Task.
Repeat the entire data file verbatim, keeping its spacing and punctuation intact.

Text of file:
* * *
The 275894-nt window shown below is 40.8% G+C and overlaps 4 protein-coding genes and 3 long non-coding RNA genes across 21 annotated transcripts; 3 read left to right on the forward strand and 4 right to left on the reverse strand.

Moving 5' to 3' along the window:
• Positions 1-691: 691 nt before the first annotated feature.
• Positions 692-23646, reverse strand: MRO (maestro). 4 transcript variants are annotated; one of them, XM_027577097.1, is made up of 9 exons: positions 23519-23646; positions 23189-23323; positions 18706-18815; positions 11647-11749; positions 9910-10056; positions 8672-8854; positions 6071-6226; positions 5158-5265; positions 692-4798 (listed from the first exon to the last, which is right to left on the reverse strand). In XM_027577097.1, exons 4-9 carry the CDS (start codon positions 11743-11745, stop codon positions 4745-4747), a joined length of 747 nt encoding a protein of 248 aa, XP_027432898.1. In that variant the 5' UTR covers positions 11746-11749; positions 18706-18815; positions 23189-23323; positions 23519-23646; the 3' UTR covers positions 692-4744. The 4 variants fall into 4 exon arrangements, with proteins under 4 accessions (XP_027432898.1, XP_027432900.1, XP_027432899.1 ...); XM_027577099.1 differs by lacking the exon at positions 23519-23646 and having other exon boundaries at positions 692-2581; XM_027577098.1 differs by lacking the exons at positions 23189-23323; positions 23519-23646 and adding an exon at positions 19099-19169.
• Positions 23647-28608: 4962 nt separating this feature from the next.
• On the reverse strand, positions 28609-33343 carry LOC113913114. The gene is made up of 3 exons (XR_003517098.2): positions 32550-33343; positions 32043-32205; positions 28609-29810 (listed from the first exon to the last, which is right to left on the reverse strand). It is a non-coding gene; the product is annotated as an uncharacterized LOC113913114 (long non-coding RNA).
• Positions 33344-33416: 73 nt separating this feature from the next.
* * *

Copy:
The 275894-nt window shown below is 40.8% G+C and overlaps 4 protein-coding genes and 3 long non-coding RNA genes across 21 annotated transcripts; 3 read left to right on the forward strand and 4 right to left on the reverse strand.

Moving 5' to 3' along the window:
• Positions 1-691: 691 nt before the first annotated feature.
• Positions 692-23646, reverse strand: MRO (maestro). 4 transcript variants are annotated; one of them, XM_027577097.1, is made up of 9 exons: positions 23519-23646; positions 23189-23323; positions 18706-18815; positions 11647-11749; positions 9910-10056; positions 8672-8854; positions 6071-6226; positions 5158-5265; positions 692-4798 (listed from the first exon to the last, which is right to left on the reverse strand). In XM_027577097.1, exons 4-9 carry the CDS (start codon positions 11743-11745, stop codon positions 4745-4747), a joined length of 747 nt encoding a protein of 248 aa, XP_027432898.1. In that variant the 5' UTR covers positions 11746-11749; positions 18706-18815; positions 23189-23323; positions 23519-23646; the 3' UTR covers positions 692-4744. The 4 variants fall into 4 exon arrangements, with proteins under 4 accessions (XP_027432898.1, XP_027432900.1, XP_027432899.1 ...); XM_027577099.1 differs by lacking the exon at positions 23519-23646 and having other exon boundaries at positions 692-2581; XM_027577098.1 differs by lacking the exons at positions 23189-23323; positions 23519-23646 and adding an exon at positions 19099-19169.
• Positions 23647-28608: 4962 nt separating this feature from the next.
• On the reverse strand, positions 28609-33343 carry LOC113913114. The gene is made up of 3 exons (XR_003517098.2): positions 32550-33343; positions 32043-32205; positions 28609-29810 (listed from the first exon to the last, which is right to left on the reverse strand). It is a non-coding gene; the product is annotated as an uncharacterized LOC113913114 (long non-coding RNA).
• Positions 33344-33416: 73 nt separating this feature from the next.